The wee lads have a beloved book, it’s called Pumpkin Soup. It is impossible to say how many times this book has been read. One particular stanza has stuck in my mind.
‘Pumpkin Soup. The best you ever tasted. Made by the Cat who slices up the pumpkin. Made by the Squirrel who stirs in the water. Made by the duck who scoops up a pipkin of salt, and tips in just enough.’
This mantra is always in the back of my mind when making pumpkin soup. (Or as the Yak and I call it, snoup…no idea why.) Naturally, the children won’t touch the stuff.
Now, this may not be the best pumpkin soup you ever tasted but it ain’t half bad.
You could have a pumpkin soup recipe you love so much that no other can or will, hold a candle to it. If you have a hankering to try something new, this soup is buttery and softly sweet with a mild undercurrent of warming Indian spices. Feel free to add half a teaspoon of red chilli powder if you fancy a hit of the good stuff. Hearty autumnal soup, good for the soul and just the thing for the
gobshite horrid weather that has descended upon us recently.
Spiced pumpkin soup
2 tbl oil
1 onion, roughly chopped
1 carrot, roughly chopped (I don’t peel, lots of goodness in the skin!)
2 cloves garlic, crushed
1 tsp dried coriander
1/2 tsp dried cumin
1/2 tsp dried ginger
1/2 tsp dried turmeric
2 tsp sea salt (or a pipkin)
1 potato, roughly chopped (don’t bother peeling)
butternut pumpkin (my 1.4kg pumpkin yielded 900g chopped pumpkin)
6 cups water
1 cup dried red lentils, rinsed under cold water
Salt and pepper to taste
HOW YOU DO IT
Sauté onion and carrot for 3- 4 few minutes over medium heat.
Add garlic, spices and salt and cook for one minute, stirring.
Add the pumpkin and potato and stir through.
Add the water, lentils and a few grinds of black pepper.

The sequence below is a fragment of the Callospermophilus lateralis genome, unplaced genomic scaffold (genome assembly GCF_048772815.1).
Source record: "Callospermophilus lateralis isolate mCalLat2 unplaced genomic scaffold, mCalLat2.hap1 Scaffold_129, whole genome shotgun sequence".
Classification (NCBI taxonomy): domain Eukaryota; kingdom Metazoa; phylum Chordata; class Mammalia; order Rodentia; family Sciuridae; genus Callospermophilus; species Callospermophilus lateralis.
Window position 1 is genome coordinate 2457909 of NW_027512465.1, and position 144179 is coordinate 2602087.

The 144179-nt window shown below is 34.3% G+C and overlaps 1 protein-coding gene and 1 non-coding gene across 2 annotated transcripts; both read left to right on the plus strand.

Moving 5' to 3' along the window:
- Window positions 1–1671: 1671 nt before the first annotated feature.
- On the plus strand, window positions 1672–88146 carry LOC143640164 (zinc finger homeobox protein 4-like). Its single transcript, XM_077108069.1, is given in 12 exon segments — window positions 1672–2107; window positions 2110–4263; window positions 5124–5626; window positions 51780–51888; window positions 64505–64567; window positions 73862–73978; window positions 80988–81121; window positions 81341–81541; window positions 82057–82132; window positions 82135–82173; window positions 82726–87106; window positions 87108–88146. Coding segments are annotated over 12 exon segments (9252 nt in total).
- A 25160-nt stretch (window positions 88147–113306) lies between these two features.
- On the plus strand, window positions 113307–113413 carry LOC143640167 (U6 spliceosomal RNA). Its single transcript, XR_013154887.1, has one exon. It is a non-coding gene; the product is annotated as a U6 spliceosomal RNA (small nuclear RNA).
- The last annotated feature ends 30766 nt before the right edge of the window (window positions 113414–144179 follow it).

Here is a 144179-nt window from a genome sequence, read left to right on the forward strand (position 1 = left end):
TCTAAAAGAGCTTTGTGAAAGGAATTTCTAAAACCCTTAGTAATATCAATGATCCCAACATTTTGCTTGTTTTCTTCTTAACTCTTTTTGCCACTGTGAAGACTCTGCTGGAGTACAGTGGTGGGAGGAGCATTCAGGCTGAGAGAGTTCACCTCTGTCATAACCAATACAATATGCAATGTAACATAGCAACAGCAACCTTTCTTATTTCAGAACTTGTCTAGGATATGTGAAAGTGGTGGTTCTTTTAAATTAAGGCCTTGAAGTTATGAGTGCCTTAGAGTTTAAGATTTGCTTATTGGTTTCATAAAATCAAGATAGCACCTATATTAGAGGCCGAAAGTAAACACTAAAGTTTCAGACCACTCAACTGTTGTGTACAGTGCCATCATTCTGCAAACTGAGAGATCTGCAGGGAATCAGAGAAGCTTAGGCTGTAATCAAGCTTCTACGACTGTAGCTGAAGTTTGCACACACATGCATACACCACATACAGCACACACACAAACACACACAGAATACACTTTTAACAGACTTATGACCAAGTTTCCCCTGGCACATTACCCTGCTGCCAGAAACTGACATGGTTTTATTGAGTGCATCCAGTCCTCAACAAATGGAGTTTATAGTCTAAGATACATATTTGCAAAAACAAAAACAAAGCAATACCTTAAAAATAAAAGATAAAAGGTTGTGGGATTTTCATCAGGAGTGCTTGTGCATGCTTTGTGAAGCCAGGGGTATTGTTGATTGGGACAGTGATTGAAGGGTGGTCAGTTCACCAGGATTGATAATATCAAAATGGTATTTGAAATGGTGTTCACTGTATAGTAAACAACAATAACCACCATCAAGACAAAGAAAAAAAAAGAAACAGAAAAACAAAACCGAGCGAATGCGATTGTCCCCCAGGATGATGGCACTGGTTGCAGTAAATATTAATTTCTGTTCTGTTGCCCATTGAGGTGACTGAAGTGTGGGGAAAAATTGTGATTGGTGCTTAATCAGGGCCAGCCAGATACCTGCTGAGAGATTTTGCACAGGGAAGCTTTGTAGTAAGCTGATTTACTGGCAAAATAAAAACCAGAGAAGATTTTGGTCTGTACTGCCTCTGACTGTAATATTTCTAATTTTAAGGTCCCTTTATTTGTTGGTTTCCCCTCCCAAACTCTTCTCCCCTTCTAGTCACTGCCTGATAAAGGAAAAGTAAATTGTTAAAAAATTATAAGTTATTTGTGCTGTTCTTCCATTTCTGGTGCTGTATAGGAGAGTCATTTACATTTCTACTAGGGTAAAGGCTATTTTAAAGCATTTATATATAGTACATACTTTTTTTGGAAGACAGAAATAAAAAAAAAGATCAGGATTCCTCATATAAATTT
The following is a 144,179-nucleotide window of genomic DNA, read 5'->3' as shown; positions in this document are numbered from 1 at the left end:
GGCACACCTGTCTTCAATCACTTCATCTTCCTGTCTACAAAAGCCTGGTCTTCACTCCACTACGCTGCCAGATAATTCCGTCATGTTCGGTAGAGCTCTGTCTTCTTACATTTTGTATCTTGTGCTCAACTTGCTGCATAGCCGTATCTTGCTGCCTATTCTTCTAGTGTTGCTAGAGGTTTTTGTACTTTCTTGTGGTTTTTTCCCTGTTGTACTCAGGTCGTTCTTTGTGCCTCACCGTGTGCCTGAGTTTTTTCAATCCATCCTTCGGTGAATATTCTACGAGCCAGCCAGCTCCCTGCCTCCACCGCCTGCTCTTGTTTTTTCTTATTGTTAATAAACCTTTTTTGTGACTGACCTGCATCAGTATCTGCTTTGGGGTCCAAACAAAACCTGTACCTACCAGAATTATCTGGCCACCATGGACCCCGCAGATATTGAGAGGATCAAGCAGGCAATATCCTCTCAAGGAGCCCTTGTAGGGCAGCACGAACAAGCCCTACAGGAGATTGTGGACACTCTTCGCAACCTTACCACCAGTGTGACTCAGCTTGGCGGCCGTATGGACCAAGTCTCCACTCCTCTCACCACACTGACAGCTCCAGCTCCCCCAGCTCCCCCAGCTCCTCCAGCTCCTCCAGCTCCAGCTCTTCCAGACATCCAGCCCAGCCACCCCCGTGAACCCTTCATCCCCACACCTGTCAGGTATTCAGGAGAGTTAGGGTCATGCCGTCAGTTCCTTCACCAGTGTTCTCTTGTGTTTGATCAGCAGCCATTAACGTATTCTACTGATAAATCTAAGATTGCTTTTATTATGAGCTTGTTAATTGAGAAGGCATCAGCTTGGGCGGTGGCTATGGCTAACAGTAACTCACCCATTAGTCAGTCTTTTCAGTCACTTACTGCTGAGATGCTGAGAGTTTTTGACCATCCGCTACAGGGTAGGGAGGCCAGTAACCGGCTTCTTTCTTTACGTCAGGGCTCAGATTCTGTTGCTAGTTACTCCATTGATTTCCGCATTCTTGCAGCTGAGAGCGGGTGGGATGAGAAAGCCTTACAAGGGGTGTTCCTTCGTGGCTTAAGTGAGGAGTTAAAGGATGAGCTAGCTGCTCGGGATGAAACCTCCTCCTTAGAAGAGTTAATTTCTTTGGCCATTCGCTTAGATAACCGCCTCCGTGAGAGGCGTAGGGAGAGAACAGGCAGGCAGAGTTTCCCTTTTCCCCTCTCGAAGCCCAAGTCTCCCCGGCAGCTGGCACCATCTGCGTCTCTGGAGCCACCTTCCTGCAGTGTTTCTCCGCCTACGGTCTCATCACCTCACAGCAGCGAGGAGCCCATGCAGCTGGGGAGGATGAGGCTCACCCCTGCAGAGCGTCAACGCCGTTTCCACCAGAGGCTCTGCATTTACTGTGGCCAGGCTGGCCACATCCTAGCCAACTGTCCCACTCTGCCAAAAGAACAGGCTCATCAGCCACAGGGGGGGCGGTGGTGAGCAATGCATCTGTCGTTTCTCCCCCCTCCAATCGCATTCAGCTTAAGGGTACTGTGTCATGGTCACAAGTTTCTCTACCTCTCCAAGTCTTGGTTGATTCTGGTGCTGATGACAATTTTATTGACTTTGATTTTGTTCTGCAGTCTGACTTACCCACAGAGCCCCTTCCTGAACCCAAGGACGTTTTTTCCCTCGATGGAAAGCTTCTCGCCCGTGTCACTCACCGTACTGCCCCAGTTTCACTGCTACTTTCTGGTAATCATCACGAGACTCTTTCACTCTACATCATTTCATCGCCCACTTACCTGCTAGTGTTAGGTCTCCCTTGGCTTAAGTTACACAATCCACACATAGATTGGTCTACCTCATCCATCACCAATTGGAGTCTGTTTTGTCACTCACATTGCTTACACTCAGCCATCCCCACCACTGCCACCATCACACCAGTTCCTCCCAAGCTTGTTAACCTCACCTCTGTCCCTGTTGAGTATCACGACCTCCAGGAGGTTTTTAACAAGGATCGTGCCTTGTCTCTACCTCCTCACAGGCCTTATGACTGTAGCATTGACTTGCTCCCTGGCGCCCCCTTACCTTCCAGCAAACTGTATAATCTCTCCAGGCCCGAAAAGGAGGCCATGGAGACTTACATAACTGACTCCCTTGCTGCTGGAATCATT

Bring to the boil then reduce to a simmer and cook on medium heat.
Whilst cooking, check for salt, you may need to add a bit more.
When cooking lentils, sometimes a ‘frothy scum’ rises to the surface. Don’t go nuts but do skim off some of it whilst cooking.
Once the vegetables are soft and collapsing (about 40 minutes), take off heat and blend with a stick blender until smooth.
Add water to get the consistency of soup you prefer and gently heat through. I added about an extra 3/4 of a cup as I don’t enjoy overly gluggy soup. This soup does thicken quite a bit as it cools.
Garnish with a sprig of coriander and a dollop of plain yoghurt if you have it and serve with crunchy toast or your favourite crackers.
Great for the next day and for freezing.
A cheergerm recipe
A quick note on stock, many years ago I used to make my own chicken, seafood and beef stock. Then I had children. That is my excuse and I am sticking to it. Store bought ready made stock is very salty, so when I do use it, I either water or it down or try and buy the reduced salt variety. Frozen meat or vegetable stocks from butchers and gourmet food outlets are also a great alternative.
For veggie soups, I often don’t use any stock and try and let the natural ‘vegetable flavours’ shine through. (Although I will use a spoon of Massel veggie stock powder which is gluten free and vegan, sometimes.) Lately I have had a hankering to try making my own veggie stock. Stay tuned for that.
Book photo credits: ‘Pumpkin Soup’ written by Helen Cooper, published by Picture Corgi Books Transworld Publishers Ltd. Copyright 1998 by Helen Cooper.